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Elizabeth Smart shares details of kidnapping in new memoir

  • In this March 12, 2003, file photo, Elizabeth Smart is rushed into an unmarked van from the Salt Lake City Police department and taken to her home, in Salt Lake City. More than a decade after her kidnapping and rescue grabbed national headlines, Elizabeth Smart is publishing a memoir of her ordeal. The 308 page book, titled "My Story," is being released by St. Martin's Press on Monday, Oct. 7, 2013. (AP Photo/The Salt Lake Tribune, Francisco Kjolseth, File)

SALT LAKE CITY — Minutes after 14-year-old Elizabeth Smart was snatched from her bedroom in the dead of night, a police cruiser idled by along a neighborhood street as she was forced to the ground at knifepoint. "Move and I will kill you!" her captor hissed.

It was one of several fleeting times Smart watched a rescue slip away during her nine-month ordeal, she recounts in "My Story," a 308-page book being released by St. Martin's Press on Monday.

She writes that she was so terrified of the street preacher who kidnapped her that when she was rescued by police in a Salt Lake City suburb in March 2003, she only reluctantly identified herself.

Between the heartbreak of missed chances, Smart writes, she was treated as a sex object by Brian David Mitchell and as a slave by his wife, Wanda Barzee. She says they denied her food and water for days at a time.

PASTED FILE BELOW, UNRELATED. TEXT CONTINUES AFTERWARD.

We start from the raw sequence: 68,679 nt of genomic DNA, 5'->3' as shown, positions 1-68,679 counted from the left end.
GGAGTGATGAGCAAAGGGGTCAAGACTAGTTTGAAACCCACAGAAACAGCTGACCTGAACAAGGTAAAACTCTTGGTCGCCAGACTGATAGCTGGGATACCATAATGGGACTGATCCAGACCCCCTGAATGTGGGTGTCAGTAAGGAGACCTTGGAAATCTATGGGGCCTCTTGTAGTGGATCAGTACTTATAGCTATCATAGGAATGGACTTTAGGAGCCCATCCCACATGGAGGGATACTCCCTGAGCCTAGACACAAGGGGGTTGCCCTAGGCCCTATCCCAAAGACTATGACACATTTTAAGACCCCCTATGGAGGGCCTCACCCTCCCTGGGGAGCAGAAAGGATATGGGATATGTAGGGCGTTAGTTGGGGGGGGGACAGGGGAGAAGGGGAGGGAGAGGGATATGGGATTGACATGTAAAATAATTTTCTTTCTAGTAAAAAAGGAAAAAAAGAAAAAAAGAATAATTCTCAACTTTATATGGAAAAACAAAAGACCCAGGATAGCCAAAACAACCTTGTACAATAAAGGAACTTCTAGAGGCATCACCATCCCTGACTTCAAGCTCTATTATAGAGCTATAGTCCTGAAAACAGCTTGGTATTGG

A U.S. attorney called it one of the worst kidnapping crimes of the century. Smart, a quiet, devout Mormon who played the harp and loved horses, vanished without a trace from her home high above Salt Lake City.

Smart, now 25, is married, living in Park City, finishing a music degree at Brigham Young University and traveling across the country giving speeches and doing advocacy work. She created the Elizabeth Smart Foundation to bring awareness to predatory crimes against children. For her, the book was another way to help bring nine months of brutality to a close.

"I want people to know that I'm happy in my life right now," Smart told The Associated Press. "I also, even more so, want to reach out to people who might not be in a good situation. Maybe they're in a situation that was similar to the one that I was in."

Smart said she hopes the book, which The AP received in advance of its release from the publisher, will help other victims know that it's possible to be happy and move forward with their lives and will shed some light on what was going through her head during what she called "nine months of hell."

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